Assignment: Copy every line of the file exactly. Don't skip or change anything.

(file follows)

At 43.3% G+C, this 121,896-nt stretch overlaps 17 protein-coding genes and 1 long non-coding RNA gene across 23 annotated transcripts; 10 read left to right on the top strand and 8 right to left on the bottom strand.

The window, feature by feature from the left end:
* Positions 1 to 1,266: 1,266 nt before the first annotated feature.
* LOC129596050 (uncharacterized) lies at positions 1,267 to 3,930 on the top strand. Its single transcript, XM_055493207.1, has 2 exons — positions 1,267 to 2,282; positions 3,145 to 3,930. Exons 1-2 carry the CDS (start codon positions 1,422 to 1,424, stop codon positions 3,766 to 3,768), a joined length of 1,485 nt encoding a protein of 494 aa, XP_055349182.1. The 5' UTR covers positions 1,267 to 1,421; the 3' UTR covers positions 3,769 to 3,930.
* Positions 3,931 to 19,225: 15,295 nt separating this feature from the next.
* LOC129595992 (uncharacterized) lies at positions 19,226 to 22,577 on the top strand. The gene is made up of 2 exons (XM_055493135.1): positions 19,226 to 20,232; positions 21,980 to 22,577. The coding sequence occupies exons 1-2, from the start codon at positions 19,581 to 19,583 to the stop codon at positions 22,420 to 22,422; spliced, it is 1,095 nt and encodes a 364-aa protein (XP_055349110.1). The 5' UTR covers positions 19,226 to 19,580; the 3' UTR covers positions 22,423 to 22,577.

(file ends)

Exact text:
At 43.3% G+C, this 121,896-nt stretch overlaps 17 protein-coding genes and 1 long non-coding RNA gene across 23 annotated transcripts; 10 read left to right on the top strand and 8 right to left on the bottom strand.

The window, feature by feature from the left end:
* Positions 1 to 1,266: 1,266 nt before the first annotated feature.
* LOC129596050 (uncharacterized) lies at positions 1,267 to 3,930 on the top strand. Its single transcript, XM_055493207.1, has 2 exons — positions 1,267 to 2,282; positions 3,145 to 3,930. Exons 1-2 carry the CDS (start codon positions 1,422 to 1,424, stop codon positions 3,766 to 3,768), a joined length of 1,485 nt encoding a protein of 494 aa, XP_055349182.1. The 5' UTR covers positions 1,267 to 1,421; the 3' UTR covers positions 3,769 to 3,930.
* Positions 3,931 to 19,225: 15,295 nt separating this feature from the next.
* LOC129595992 (uncharacterized) lies at positions 19,226 to 22,577 on the top strand. The gene is made up of 2 exons (XM_055493135.1): positions 19,226 to 20,232; positions 21,980 to 22,577. The coding sequence occupies exons 1-2, from the start codon at positions 19,581 to 19,583 to the stop codon at positions 22,420 to 22,422; spliced, it is 1,095 nt and encodes a 364-aa protein (XP_055349110.1). The 5' UTR covers positions 19,226 to 19,580; the 3' UTR covers positions 22,423 to 22,577.